Testing Infrared Camera Surveys and Distance Analyses to Estimate Feral Horse Abundance in a Known Population
||Wildlife Society Bulletin| 42(3):452-459 | Kathryn A. Shoenecker, Paul F. Doherty Jr., Jacob S. Hourt, John P. Romero | 2018
ABSTRACT EXCERPT: We tested the use of high-resolution infrared (IR) camera technology and distance sampling analyses to estimate abundance of feral horses (Equus caballus) during 2015–2016 in the McCullough Peaks Herd Management Area, Wyoming, USA. Infrared technology is becoming more common in ungulate population monitoring….We conducted 2 aerial surveys in a sagebrush ecosystem with a demographically closed horse population. True abundance was known to within 4 animals as a result of intensive,ground-based monitoring of each animal, all of which are uniquely identiﬁable. ….Our analyses yielded results that were within 10% of true abundance, but the coefﬁcient of variation (CV) was large (36–58%) assuming a small sampling fraction…We found the combination of IR surveys and distance sampling analysis to be a useful method to estimate feral horse abundance in sagebrush vegetation type, which had limited cover to obscure horses…
||WESTERN NORTH AMERICAN NATURALIST | 76(1) | Kurt T. Smith1,4, Jeffrey L. Beck1, Tony W. Mong2, and Frank C. Blomquist3 | 2016
Abstract Excerpt: 'Because little is known about the status of CSTG in Wyoming, we sought to model the relative probability of lek site occurrence within the known distribution of CSTG in the state to identify areas that contained previously undocumented lek sites. [..] In areas identified by the RSF, we searched for leks by conducting ground surveys and surveys from a fixed-wing airplane using aerial infrared (AIR) technology. '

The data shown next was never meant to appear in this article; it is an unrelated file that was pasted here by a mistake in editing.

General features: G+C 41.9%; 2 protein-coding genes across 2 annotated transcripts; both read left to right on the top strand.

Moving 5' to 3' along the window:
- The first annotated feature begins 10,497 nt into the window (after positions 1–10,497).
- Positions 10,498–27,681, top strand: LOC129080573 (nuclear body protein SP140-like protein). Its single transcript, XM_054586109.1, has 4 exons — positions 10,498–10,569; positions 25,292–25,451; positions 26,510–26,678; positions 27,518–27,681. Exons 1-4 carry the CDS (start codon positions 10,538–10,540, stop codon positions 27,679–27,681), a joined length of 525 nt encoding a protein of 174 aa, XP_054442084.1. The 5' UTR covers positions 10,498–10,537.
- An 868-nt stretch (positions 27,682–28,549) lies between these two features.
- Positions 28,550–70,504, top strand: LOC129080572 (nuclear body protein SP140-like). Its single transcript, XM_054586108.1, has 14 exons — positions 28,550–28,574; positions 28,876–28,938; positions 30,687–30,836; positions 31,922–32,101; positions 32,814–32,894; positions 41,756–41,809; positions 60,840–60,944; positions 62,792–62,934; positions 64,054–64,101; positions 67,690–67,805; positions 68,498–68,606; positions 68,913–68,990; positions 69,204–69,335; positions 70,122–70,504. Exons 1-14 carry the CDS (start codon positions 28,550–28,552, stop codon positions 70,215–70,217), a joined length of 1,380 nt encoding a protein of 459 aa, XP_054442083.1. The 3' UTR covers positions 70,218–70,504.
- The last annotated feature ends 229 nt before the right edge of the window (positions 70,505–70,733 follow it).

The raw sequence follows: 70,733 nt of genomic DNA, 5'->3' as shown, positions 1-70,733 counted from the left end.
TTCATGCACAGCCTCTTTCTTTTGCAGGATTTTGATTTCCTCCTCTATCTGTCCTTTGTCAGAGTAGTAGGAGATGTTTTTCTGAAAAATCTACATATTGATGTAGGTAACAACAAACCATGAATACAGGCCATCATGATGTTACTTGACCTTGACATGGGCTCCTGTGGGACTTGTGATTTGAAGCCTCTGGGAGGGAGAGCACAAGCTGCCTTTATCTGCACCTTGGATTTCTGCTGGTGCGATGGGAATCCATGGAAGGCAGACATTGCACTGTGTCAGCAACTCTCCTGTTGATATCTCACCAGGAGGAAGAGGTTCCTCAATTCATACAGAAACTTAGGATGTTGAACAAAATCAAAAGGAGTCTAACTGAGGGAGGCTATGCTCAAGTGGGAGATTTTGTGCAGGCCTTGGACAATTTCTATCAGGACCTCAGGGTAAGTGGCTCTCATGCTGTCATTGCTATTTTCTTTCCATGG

|| THE JOURNAL OF WILDLIFE MANAGEMENT | Volume 6 Issue 2 | Gifford L. Gillette, Kerry P. Reese, John W. Connelly, Chris J. Colt, Jeffrey M. Knetter | December 2015
Biologists test aerial infrared (AIR) lek-counting methods using Owyhee Air's AIR system and protocol.
"Time-efficiency and count-consistency suggests that aerial infrared (AIR) may be an effective counting method for prairie grouse leks."
THE JOURNAL OF WILDLIFE MANAGEMENT | 78: 721–730. doi: 10.1002/jwmg.704 | Nielson, R. M., Mcmanus, L., Rintz, T., Mcdonald, L. L., Murphy, R. K., Howe, W. H. and Good, R. E. | April 2014
Biologists at West, Inc. and USFWS along with Laird Flying Service, Savage Air, and Owyhee Air conduct the largest, on-going golden eagle survey in the Western U.S.
THE JOURNAL OF FISH AND WILDLIFE | Vol. 4, No. 2, pp. 389-394 | Gifford L. Gillette, Peter S. Coates, Steven Petersen, and John P. Romero | December 2013
Owyhee Air Research collaborates with scientists at the University of Idaho to evaluate the efficacy of infrared videography in wildlife surveys.
"Ecology and Management of Columbian Sharp-Tailed Grouse in Southern Idaho: Evaluating infrared technology, the Conservation Reserve Program, statistical population reconstruction, and the olfactory concealment theory "
GIFFORD L. GILLETTE, Ph.D., University of Idaho | June 2014
Evaluating infrared technology, the Conservation Reserve Program, statistical population reconstruction, and the olfactory concealment theory.